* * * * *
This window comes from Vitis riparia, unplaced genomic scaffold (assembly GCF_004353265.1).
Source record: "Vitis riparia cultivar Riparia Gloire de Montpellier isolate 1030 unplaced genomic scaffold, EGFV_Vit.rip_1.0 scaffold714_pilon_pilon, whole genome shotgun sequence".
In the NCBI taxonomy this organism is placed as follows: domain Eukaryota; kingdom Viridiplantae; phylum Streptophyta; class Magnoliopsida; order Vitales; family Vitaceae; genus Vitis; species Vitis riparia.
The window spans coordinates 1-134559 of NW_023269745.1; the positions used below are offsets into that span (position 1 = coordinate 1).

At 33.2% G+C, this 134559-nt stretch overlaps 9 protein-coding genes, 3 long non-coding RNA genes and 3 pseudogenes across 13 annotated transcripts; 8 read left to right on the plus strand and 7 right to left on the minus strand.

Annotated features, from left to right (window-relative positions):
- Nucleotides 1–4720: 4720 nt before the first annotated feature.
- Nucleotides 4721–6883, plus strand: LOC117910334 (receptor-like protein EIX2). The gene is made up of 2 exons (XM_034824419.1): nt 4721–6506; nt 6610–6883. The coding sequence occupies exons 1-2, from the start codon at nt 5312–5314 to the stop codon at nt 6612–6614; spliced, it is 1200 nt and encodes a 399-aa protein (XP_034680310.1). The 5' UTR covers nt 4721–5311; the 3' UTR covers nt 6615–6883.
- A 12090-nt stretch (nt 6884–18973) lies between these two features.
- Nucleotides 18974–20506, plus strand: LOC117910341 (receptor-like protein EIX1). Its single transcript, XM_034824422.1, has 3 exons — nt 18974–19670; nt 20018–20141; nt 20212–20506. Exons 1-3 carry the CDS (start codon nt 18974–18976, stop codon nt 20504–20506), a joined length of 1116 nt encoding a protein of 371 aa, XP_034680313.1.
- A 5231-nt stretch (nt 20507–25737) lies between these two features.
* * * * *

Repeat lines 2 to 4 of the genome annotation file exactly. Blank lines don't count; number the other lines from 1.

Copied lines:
Source record: "Vitis riparia cultivar Riparia Gloire de Montpellier isolate 1030 unplaced genomic scaffold, EGFV_Vit.rip_1.0 scaffold714_pilon_pilon, whole genome shotgun sequence".
In the NCBI taxonomy this organism is placed as follows: domain Eukaryota; kingdom Viridiplantae; phylum Streptophyta; class Magnoliopsida; order Vitales; family Vitaceae; genus Vitis; species Vitis riparia.
The window spans coordinates 1-134559 of NW_023269745.1; the positions used below are offsets into that span (position 1 = coordinate 1).